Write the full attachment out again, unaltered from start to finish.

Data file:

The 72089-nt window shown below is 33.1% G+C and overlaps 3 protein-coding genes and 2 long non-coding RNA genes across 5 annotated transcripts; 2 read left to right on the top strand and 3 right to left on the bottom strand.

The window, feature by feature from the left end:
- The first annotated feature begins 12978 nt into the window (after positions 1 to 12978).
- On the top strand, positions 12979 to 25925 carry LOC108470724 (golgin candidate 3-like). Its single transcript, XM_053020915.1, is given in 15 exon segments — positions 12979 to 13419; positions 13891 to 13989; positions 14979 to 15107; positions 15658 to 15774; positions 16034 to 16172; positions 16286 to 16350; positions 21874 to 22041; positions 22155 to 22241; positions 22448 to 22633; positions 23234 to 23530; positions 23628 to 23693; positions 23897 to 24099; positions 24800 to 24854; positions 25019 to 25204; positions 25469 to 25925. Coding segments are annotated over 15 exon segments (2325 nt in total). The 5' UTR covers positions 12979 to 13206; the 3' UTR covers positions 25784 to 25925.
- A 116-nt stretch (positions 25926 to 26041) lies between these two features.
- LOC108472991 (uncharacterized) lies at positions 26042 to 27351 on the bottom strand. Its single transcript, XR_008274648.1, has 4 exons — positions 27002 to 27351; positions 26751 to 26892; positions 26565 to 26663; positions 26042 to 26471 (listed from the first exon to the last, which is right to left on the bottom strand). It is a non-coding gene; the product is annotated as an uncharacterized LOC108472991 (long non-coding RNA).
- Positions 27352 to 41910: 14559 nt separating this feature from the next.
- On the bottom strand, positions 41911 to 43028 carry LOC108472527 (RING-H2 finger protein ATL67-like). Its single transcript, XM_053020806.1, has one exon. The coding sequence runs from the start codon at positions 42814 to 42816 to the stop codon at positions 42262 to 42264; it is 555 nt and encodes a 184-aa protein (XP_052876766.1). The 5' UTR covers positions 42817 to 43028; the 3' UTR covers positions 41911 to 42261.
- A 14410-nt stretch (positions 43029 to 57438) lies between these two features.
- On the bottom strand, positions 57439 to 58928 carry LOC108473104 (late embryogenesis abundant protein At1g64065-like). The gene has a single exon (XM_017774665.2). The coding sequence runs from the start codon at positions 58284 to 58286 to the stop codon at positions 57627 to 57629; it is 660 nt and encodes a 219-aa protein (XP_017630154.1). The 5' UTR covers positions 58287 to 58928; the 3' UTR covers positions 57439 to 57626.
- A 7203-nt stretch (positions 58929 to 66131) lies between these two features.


The 72089-nt window shown below is 33.1% G+C and overlaps 3 protein-coding genes and 2 long non-coding RNA genes across 5 annotated transcripts; 2 read left to right on the top strand and 3 right to left on the bottom strand.

The window, feature by feature from the left end:
- The first annotated feature begins 12978 nt into the window (after positions 1 to 12978).
- On the top strand, positions 12979 to 25925 carry LOC108470724 (golgin candidate 3-like). Its single transcript, XM_053020915.1, is given in 15 exon segments — positions 12979 to 13419; positions 13891 to 13989; positions 14979 to 15107; positions 15658 to 15774; positions 16034 to 16172; positions 16286 to 16350; positions 21874 to 22041; positions 22155 to 22241; positions 22448 to 22633; positions 23234 to 23530; positions 23628 to 23693; positions 23897 to 24099; positions 24800 to 24854; positions 25019 to 25204; positions 25469 to 25925. Coding segments are annotated over 15 exon segments (2325 nt in total). The 5' UTR covers positions 12979 to 13206; the 3' UTR covers positions 25784 to 25925.
- A 116-nt stretch (positions 25926 to 26041) lies between these two features.
- LOC108472991 (uncharacterized) lies at positions 26042 to 27351 on the bottom strand. Its single transcript, XR_008274648.1, has 4 exons — positions 27002 to 27351; positions 26751 to 26892; positions 26565 to 26663; positions 26042 to 26471 (listed from the first exon to the last, which is right to left on the bottom strand). It is a non-coding gene; the product is annotated as an uncharacterized LOC108472991 (long non-coding RNA).
- Positions 27352 to 41910: 14559 nt separating this feature from the next.
- On the bottom strand, positions 41911 to 43028 carry LOC108472527 (RING-H2 finger protein ATL67-like). Its single transcript, XM_053020806.1, has one exon. The coding sequence runs from the start codon at positions 42814 to 42816 to the stop codon at positions 42262 to 42264; it is 555 nt and encodes a 184-aa protein (XP_052876766.1). The 5' UTR covers positions 42817 to 43028; the 3' UTR covers positions 41911 to 42261.
- A 14410-nt stretch (positions 43029 to 57438) lies between these two features.
- On the bottom strand, positions 57439 to 58928 carry LOC108473104 (late embryogenesis abundant protein At1g64065-like). The gene has a single exon (XM_017774665.2). The coding sequence runs from the start codon at positions 58284 to 58286 to the stop codon at positions 57627 to 57629; it is 660 nt and encodes a 219-aa protein (XP_017630154.1). The 5' UTR covers positions 58287 to 58928; the 3' UTR covers positions 57439 to 57626.
- A 7203-nt stretch (positions 58929 to 66131) lies between these two features.